Monday, July 4, 2016

Something old, something new, something borrowed, something blue

Sorry, I couldn't resist that title.

The oldest and newest "vintages" of data for the series "Household Debt Service Payments as a Percent of Disposable Personal Income" at ALFRED:

Graph #1
What I expected? Maybe the data would go back some years before 1980 and I could use it to extend the current series back to an older start date.

What I got? Everything starts in 1980, so it doesn't do me any good. Plus, the two datasets don't match up at all.

Besides that, the difference varies:

Graph #2
The old series runs from more than 122.5% of the new series, down to about 111%, then quickly up, and down.

I wonder what accounts for the difference.

In How much income is used for debt payments? A new database for debt service ratios by Mathias Drehmann, Anamaria Illes, Mikael Juselius and Marjorie Santos (13 September 2015), the authors discuss the methodology of developing DSR data series:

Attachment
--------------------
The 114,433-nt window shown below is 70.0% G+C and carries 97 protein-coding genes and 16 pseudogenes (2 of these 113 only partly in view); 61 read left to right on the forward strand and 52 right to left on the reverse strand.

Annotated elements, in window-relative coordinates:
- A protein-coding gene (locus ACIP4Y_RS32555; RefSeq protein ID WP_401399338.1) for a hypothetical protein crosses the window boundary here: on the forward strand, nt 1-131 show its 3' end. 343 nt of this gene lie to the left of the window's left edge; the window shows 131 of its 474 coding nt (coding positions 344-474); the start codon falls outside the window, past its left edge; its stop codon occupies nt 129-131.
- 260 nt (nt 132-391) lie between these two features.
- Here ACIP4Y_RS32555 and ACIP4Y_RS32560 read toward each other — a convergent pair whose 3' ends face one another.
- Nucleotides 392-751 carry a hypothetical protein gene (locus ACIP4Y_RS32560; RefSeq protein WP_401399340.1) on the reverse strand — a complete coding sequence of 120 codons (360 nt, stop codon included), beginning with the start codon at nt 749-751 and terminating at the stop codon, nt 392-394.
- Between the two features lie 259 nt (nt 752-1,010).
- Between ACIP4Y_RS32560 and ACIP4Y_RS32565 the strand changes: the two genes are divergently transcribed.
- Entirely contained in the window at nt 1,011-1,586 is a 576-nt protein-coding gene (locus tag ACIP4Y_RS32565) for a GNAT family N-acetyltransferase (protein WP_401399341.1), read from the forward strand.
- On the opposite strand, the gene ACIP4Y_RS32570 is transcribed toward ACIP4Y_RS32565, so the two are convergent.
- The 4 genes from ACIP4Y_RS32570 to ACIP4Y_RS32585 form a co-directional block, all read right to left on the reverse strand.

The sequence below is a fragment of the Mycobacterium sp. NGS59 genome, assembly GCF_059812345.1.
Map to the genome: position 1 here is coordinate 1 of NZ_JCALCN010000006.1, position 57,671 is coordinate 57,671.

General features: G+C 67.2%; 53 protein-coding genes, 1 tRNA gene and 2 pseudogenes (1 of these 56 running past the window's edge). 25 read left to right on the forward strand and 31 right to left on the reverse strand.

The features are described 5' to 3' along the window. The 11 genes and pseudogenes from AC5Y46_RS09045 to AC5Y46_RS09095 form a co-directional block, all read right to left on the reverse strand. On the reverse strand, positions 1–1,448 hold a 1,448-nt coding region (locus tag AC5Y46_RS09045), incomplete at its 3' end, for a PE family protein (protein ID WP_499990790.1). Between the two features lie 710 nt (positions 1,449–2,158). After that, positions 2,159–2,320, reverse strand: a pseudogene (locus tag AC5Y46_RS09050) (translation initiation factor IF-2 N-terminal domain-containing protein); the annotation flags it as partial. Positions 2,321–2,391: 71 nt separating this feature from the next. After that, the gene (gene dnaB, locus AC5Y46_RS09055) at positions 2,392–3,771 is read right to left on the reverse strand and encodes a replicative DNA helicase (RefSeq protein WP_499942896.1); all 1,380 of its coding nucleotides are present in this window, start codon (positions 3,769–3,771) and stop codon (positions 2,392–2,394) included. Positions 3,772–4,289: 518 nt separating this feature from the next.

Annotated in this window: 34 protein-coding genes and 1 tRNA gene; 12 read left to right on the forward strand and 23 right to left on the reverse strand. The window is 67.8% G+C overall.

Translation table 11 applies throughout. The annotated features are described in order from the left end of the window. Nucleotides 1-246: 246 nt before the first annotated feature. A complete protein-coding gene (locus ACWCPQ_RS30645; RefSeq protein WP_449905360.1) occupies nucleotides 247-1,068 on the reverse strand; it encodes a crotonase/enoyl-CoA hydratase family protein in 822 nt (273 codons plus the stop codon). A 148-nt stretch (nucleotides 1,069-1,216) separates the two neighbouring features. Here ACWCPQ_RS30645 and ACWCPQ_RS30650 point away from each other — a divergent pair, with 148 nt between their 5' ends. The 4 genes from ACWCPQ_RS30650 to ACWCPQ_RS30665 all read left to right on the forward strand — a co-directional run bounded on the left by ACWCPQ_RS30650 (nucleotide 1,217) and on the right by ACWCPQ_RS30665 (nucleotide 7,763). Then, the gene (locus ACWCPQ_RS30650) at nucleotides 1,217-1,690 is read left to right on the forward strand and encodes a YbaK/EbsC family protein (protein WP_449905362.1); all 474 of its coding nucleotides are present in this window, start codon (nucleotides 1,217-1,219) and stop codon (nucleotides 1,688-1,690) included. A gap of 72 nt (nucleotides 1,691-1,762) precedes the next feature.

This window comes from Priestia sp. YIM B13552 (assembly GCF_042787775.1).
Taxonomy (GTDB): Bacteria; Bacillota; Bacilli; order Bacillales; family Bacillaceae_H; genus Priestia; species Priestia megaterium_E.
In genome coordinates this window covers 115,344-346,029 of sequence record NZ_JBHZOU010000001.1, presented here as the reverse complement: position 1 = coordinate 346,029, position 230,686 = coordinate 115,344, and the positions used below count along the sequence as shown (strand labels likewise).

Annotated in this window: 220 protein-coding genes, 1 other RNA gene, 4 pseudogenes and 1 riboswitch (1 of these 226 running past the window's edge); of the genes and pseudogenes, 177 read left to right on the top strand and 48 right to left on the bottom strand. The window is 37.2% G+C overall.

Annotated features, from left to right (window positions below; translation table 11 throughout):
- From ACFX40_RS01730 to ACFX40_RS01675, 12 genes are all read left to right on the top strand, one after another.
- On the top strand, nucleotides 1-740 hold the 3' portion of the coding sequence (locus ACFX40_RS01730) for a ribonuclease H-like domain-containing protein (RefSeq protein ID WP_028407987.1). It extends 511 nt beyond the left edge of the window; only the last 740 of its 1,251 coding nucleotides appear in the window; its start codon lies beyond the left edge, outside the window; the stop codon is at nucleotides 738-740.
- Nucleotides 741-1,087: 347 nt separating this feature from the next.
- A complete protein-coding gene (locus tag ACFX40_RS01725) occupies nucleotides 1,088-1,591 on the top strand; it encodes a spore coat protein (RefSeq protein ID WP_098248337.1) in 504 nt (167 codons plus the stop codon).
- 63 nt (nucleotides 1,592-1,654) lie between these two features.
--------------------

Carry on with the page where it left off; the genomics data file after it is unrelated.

... amortisation data are generally not available and hence present the main difficulty in deriving aggregate DSRs.

... it is possible to construct meaningful aggregate DSRs with a relatively sparse set of aggregate data ...

... potential mistakes mainly lead to a shift in the level of estimated DSRs, but will not affect their dynamics over time.

Potential mistakes mainly lead to a shift in the level of estimated DSRs, but do not affect their dynamics over time.

To me this means the numbers might all be high or might all be low, but the patterns of the high data and the low data should be quite similar. I think we see this in the graph. And yet, as the second graph shows, the patterns are not as similar as one might hope.

1 comment:

jim said...

Hi Art

Have you ever looked at the Financial Obligations Ratio?
FOR is supposed to include what households would be paying anyway if they weren't borrowing and paying debt service. That means it includes leasing a car and renting a home.

Just out of curiosity I graphed this as a ratio of debt service

It looks like at the peak of the bubble debt service was almost 3/4 of financial obligations and today it is down to less than 2/3